COVID-19 of natural origin rather than lab creation: Chinese study

By Wang Qi Source:Global Times Published: 2020/3/8 19:38:40

Every nucleic acid testing involves a dozen steps taken within 6 hours, according to the director of the laboratory department of Shanxi Bethune Hospital in Taiyuan, capital of North China's Shanxi Province. Photo:China News Service

A Chinese-led research group announced in a study this weekend that their evidence suggested the coronavirus that caused the global COVID-19 outbreak likely occurred naturally and through gene recombination rather than being a laboratory creation. 

The study published on bioRxiv, an open access preprint repository for the biological sciences, also indicated the virus might come from some natural recombination events among viruses in bats and other wildlife species. 

The research and analysis came from 227 bat samples collected from Southwest China's Yunnan Province between May and October last year. 

The bat-derived coronavirus RmYN02 shares about 93 percent similarity in gene sequence with its close relative HCoV-19, a novel coronavirus that causes the ongoing COVID-19 outbreak.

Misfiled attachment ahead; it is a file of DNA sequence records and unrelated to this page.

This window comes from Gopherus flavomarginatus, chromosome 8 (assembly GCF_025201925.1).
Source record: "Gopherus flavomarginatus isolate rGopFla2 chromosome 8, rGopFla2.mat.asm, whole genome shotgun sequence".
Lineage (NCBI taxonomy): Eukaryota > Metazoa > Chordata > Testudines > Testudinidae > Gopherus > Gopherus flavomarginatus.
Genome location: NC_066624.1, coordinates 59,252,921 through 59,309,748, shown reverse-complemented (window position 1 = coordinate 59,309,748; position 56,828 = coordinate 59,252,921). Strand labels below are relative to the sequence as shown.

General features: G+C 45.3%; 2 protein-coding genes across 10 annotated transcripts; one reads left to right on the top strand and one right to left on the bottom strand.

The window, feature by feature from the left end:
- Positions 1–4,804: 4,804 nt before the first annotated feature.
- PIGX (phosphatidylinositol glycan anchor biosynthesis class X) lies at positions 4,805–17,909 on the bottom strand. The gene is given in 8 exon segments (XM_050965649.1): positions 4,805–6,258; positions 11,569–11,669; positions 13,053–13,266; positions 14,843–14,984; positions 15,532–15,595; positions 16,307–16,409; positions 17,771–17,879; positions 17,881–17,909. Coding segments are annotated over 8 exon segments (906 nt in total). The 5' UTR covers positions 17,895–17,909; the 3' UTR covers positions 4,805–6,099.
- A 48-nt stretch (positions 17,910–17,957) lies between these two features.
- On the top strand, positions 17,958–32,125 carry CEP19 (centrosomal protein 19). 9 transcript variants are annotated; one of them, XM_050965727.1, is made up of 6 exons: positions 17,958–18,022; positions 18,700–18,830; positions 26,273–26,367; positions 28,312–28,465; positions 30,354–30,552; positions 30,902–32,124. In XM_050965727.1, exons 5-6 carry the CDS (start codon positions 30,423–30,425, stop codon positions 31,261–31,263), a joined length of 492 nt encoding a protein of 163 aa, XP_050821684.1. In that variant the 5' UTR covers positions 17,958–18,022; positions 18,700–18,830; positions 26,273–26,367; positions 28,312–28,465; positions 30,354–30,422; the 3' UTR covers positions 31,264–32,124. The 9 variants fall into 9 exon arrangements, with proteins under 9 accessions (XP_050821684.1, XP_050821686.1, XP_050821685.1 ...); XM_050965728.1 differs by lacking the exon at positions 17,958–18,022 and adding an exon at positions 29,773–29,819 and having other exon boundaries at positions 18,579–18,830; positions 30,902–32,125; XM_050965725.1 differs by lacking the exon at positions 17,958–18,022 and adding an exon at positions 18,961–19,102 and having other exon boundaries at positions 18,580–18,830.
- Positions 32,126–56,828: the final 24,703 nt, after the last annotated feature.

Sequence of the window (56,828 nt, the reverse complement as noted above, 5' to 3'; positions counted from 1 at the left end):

RmYN02 shows the insertion of multiple amino acids at two junction spots of the Spike (S) protein, once cited as evidence of laboratory creation of COVID-19. 

The researchers said the newly detected virus provides strong evidence that such insertion events can occur in nature. 

They said it also indicated that the COVID-19 virus might have emerged from multiple natural recombination events.

Yang Zhanqiu, a virologist at Wuhan University, told the Global Times on Sunday that natural recombination was a form of mutation common for viruses. "If the recombination has a high frequency, it means that the virus has various host animals," Yang said. 

Previous studies have hypothesized bats, pangolins and other wildlife as possible hosts of the coronavirus, which mutated into the virus that finally infected human beings and caused the outbreak. 

Bats are highly gregarious animals that stay in the same caves and rarely move long distances. This facilitates virus exchange between zooids and the occurrence of gene recombination, the study said. 

The research team composes scientists from laboratories and institutes affiliated with the Chinese Academy of Sciences, as well as foreign experts at The University of Sydney. The paper has not yet been published or peer-reviewed.

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